Exodus of executives at major gold miners. On Wednesday, news broke about a pair of high-profile retirements at two of Canada’s biggest banks; the next day, reports surfaced about two executive departures from the TSX’s two biggest gold miners. Barrick Gold’s (ABX) Sybil Veenman, senior vice-president and general counsel, will be out the door at the end of the month. In August, the world’s largest gold producer decided to eliminate its corporate development team, a signal that continued cost-cutting, not the search for acquisition targets, remains the order of the day at Barrick. Meanwhile, Goldcorp (G) is beginning to look for a replacement for Timo Jauristo, its former executive vice-president of corporate development, who is no longer with the firm, which the company confirmed to the Globe and Mail‘s Boyd Erman.
Canadian productivity poised to rise in Q2. Along with the monthly jobs report, Statistics Canada will also release figures on Canadian productivity growth for Q2 at 8:30 a.m. Corporate Canada didn’t open its wallet for industrial machinery and equipment over the course of the quarter, which doesn’t bode very well for a pick-up in productivity. However, Bank of Montreal chief economist Douglas Porter has argued that the combination of low employment growth and robust GDP growth implies that productivity growth was actually rather solid. BMO projects that labour productivity will rise 1.6 per cent in Q2. Though oft-bemoaned Canadian productivity growth has lagged America’s, it’s worth remembering that the substantial appreciation of the loonie over the past decade is the prime culprit for Canada’s increase in unit labour costs relative to the United States’, and therefore its decline in competitiveness. The rebalancing of growth towards exports is expected to help boost Canadian productivity going forward as it is more capital than labour-intensive, according to TD economists Randall Bartlett and Derek Burleton.
Mario Draghi brought out the proverbial bazooka on Thursday morning, as the European Central Bank cut a variety of short-term interest rates and announced that it will soon begin to purchase an array of asset-backed securities. These measures were introduced in the wake of persistently low levels of inflation, falling inflation expectations, and meagre growth across the eurozone. “Mario Draghi has confirmed his stature as a central banker who delivers and lives up to what is expected of him, and more,” writes IG chief market strategist Chris Weston. “The ECB has cut conventional monetary policy as far as it can go … in the absence of full-blown QE, Mario Draghi’s measures are about as aggressive as they could be at this stage.”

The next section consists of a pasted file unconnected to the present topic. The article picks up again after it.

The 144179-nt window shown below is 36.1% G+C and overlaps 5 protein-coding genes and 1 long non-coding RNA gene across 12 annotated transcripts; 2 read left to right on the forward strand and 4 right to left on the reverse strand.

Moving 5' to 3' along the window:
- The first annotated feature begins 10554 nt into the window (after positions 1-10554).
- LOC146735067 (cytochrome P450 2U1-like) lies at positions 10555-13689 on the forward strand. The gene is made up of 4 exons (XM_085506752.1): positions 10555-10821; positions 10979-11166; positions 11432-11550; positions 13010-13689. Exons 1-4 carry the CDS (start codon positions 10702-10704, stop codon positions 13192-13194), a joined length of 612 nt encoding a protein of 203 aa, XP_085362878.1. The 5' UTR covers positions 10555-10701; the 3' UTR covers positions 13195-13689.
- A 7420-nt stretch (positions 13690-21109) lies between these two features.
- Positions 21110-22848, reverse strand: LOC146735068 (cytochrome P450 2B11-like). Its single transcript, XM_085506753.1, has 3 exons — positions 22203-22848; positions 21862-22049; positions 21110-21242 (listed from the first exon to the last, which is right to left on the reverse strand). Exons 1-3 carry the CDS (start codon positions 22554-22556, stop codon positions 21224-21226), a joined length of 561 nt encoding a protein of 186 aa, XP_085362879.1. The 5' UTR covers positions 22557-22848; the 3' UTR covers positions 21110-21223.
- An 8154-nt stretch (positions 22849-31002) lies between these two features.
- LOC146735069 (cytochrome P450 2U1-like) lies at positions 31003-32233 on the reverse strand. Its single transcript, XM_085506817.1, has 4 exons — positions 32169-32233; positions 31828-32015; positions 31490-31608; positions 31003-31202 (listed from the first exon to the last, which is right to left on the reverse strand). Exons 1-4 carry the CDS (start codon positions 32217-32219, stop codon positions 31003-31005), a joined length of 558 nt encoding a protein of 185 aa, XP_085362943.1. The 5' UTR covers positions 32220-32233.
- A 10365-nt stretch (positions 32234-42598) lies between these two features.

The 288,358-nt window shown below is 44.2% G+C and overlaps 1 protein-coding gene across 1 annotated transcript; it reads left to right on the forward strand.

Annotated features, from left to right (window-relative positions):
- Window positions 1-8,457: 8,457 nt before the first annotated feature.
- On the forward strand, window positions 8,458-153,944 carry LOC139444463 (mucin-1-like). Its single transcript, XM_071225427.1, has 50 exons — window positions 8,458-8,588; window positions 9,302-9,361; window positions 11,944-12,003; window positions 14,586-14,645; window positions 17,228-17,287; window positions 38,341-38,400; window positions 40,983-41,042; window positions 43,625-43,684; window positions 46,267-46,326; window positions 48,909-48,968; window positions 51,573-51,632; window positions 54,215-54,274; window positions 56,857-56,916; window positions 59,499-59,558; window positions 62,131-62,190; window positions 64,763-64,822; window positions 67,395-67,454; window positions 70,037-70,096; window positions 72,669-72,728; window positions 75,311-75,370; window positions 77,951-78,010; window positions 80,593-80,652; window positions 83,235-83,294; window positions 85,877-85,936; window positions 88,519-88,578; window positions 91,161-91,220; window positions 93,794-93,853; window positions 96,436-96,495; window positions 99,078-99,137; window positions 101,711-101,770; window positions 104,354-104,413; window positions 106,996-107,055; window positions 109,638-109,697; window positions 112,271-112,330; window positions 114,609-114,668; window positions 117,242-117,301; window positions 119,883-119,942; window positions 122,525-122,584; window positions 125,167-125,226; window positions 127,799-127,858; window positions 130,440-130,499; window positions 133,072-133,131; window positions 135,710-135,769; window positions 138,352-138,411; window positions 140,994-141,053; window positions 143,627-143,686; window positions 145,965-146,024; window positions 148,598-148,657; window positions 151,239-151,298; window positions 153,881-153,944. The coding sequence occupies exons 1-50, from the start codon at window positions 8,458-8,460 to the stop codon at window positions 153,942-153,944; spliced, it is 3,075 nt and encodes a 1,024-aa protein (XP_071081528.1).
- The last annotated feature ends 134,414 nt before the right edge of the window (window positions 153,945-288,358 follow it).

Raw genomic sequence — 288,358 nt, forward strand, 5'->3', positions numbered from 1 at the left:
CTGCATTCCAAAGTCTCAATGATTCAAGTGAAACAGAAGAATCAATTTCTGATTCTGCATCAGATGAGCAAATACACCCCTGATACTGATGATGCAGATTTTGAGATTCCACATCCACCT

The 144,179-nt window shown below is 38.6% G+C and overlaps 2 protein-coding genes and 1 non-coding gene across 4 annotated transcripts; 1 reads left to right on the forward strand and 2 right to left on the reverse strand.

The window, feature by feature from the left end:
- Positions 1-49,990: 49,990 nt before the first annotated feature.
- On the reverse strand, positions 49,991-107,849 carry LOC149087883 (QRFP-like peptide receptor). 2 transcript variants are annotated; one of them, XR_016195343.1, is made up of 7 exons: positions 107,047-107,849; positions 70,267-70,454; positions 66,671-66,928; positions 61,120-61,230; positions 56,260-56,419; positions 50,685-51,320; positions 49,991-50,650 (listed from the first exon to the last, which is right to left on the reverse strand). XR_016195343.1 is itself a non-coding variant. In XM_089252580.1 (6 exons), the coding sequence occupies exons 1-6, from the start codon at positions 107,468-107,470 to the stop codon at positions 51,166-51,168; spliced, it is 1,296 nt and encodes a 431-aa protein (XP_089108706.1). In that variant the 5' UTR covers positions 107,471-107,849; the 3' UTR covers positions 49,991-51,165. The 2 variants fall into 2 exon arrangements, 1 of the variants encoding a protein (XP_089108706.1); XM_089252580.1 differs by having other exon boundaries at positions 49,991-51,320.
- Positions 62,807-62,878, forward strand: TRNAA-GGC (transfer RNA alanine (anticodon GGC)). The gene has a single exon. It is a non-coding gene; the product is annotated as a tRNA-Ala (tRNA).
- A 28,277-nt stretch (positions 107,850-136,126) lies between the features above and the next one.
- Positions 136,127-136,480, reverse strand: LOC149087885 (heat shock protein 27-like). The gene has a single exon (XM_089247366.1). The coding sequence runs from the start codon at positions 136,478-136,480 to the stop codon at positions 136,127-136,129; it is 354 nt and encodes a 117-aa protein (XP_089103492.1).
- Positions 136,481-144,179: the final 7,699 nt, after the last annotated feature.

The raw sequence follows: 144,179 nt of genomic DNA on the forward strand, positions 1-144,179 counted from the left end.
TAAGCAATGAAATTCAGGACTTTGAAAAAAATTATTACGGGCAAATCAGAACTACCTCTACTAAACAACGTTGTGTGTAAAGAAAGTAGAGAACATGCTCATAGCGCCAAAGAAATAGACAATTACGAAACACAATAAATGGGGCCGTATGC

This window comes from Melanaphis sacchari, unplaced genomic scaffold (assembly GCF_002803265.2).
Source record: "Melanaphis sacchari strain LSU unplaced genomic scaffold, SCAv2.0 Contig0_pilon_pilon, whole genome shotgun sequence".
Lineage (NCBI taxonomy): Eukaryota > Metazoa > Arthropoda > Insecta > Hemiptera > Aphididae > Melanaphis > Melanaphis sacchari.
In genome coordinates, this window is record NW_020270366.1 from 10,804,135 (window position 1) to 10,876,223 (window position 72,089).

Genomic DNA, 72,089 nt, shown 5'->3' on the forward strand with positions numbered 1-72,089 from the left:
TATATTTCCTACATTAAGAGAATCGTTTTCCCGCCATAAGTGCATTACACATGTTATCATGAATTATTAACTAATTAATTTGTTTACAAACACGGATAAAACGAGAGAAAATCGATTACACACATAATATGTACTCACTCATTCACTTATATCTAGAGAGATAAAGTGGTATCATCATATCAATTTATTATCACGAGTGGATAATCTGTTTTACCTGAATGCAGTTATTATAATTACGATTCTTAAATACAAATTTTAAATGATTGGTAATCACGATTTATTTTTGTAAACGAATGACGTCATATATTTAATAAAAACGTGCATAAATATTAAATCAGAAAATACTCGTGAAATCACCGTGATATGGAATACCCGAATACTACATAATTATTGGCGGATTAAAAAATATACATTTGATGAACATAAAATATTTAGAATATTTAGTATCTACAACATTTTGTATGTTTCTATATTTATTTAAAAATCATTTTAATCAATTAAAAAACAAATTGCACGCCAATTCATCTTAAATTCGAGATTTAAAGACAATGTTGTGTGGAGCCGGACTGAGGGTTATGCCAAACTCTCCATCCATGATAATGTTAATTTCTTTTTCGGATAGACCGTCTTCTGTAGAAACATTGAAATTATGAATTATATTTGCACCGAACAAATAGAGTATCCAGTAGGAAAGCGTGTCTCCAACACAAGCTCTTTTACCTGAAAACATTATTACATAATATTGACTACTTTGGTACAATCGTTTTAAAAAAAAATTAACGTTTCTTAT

It’s also jobs day in the United States. Economists are looking for net non-farm payroll growth of 230,000 in August, with the unemployment rate edging down to 6.1 per cent. Though Canada’s labour market remains stronger than the United States’, broadly speaking, job growth in Canada has hit a standstill, while the continued firming of the labour market south of the border entails that our neighbours are continuing to make up ground. “Labour markets are making faster headway than the Fed expected, with the unemployment rate dropping more than a percentage point in the past year, alongside notable declines in the duration of joblessness and the number of part-time workers for economic reasons,” writes Bank of Montreal senior economist Sal Guatieri.
Keep an eye on Japan this Sunday evening. The island nation is scheduled to release data on the current account for July, growth in bank lending during August, and its final reading of Q2 GDP, which contracted by a significant amount following the implementation of a sales tax hike in April.